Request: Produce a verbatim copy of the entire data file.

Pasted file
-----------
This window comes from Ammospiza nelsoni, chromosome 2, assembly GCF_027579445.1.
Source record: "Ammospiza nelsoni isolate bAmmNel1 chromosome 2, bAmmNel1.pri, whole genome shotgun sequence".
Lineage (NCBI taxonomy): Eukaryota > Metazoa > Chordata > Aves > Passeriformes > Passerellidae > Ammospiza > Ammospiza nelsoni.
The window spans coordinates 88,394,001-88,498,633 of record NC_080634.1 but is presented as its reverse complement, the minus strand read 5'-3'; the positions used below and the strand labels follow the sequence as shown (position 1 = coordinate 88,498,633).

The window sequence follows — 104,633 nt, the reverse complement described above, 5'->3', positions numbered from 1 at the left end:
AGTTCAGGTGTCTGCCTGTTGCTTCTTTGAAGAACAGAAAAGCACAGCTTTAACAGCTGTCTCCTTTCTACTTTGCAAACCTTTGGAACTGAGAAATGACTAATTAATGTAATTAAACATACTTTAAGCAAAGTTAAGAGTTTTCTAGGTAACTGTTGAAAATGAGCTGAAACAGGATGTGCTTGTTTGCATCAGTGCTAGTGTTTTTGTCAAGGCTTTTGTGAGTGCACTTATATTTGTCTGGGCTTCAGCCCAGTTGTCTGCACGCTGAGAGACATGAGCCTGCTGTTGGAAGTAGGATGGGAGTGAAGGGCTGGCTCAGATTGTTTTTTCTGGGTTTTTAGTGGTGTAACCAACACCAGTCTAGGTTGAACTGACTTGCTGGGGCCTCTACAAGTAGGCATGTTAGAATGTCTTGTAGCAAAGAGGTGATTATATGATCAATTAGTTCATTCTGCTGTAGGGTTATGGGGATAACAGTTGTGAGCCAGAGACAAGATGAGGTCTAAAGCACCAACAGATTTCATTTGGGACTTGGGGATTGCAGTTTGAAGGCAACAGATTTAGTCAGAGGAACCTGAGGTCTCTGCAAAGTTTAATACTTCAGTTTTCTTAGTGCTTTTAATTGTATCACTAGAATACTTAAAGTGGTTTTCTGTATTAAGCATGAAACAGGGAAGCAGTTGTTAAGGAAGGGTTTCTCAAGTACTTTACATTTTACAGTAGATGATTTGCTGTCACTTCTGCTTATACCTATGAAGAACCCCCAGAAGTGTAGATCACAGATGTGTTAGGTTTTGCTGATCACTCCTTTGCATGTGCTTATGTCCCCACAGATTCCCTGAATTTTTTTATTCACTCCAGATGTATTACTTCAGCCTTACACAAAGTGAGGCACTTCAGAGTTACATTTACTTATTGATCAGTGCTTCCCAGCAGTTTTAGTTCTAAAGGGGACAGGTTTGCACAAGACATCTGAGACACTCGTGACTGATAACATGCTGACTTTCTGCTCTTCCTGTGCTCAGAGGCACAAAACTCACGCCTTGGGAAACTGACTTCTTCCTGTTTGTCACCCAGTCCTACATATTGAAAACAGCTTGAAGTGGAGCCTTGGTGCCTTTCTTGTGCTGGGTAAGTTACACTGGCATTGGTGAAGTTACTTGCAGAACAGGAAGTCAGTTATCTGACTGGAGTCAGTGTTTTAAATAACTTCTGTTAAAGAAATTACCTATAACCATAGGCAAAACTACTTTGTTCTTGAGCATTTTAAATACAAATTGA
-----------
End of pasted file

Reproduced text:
This window comes from Ammospiza nelsoni, chromosome 2, assembly GCF_027579445.1.
Source record: "Ammospiza nelsoni isolate bAmmNel1 chromosome 2, bAmmNel1.pri, whole genome shotgun sequence".
Lineage (NCBI taxonomy): Eukaryota > Metazoa > Chordata > Aves > Passeriformes > Passerellidae > Ammospiza > Ammospiza nelsoni.
The window spans coordinates 88,394,001-88,498,633 of record NC_080634.1 but is presented as its reverse complement, the minus strand read 5'-3'; the positions used below and the strand labels follow the sequence as shown (position 1 = coordinate 88,498,633).

The window sequence follows — 104,633 nt, the reverse complement described above, 5'->3', positions numbered from 1 at the left end:
AGTTCAGGTGTCTGCCTGTTGCTTCTTTGAAGAACAGAAAAGCACAGCTTTAACAGCTGTCTCCTTTCTACTTTGCAAACCTTTGGAACTGAGAAATGACTAATTAATGTAATTAAACATACTTTAAGCAAAGTTAAGAGTTTTCTAGGTAACTGTTGAAAATGAGCTGAAACAGGATGTGCTTGTTTGCATCAGTGCTAGTGTTTTTGTCAAGGCTTTTGTGAGTGCACTTATATTTGTCTGGGCTTCAGCCCAGTTGTCTGCACGCTGAGAGACATGAGCCTGCTGTTGGAAGTAGGATGGGAGTGAAGGGCTGGCTCAGATTGTTTTTTCTGGGTTTTTAGTGGTGTAACCAACACCAGTCTAGGTTGAACTGACTTGCTGGGGCCTCTACAAGTAGGCATGTTAGAATGTCTTGTAGCAAAGAGGTGATTATATGATCAATTAGTTCATTCTGCTGTAGGGTTATGGGGATAACAGTTGTGAGCCAGAGACAAGATGAGGTCTAAAGCACCAACAGATTTCATTTGGGACTTGGGGATTGCAGTTTGAAGGCAACAGATTTAGTCAGAGGAACCTGAGGTCTCTGCAAAGTTTAATACTTCAGTTTTCTTAGTGCTTTTAATTGTATCACTAGAATACTTAAAGTGGTTTTCTGTATTAAGCATGAAACAGGGAAGCAGTTGTTAAGGAAGGGTTTCTCAAGTACTTTACATTTTACAGTAGATGATTTGCTGTCACTTCTGCTTATACCTATGAAGAACCCCCAGAAGTGTAGATCACAGATGTGTTAGGTTTTGCTGATCACTCCTTTGCATGTGCTTATGTCCCCACAGATTCCCTGAATTTTTTTATTCACTCCAGATGTATTACTTCAGCCTTACACAAAGTGAGGCACTTCAGAGTTACATTTACTTATTGATCAGTGCTTCCCAGCAGTTTTAGTTCTAAAGGGGACAGGTTTGCACAAGACATCTGAGACACTCGTGACTGATAACATGCTGACTTTCTGCTCTTCCTGTGCTCAGAGGCACAAAACTCACGCCTTGGGAAACTGACTTCTTCCTGTTTGTCACCCAGTCCTACATATTGAAAACAGCTTGAAGTGGAGCCTTGGTGCCTTTCTTGTGCTGGGTAAGTTACACTGGCATTGGTGAAGTTACTTGCAGAACAGGAAGTCAGTTATCTGACTGGAGTCAGTGTTTTAAATAACTTCTGTTAAAGAAATTACCTATAACCATAGGCAAAACTACTTTGTTCTTGAGCATTTTAAATACAAATTGA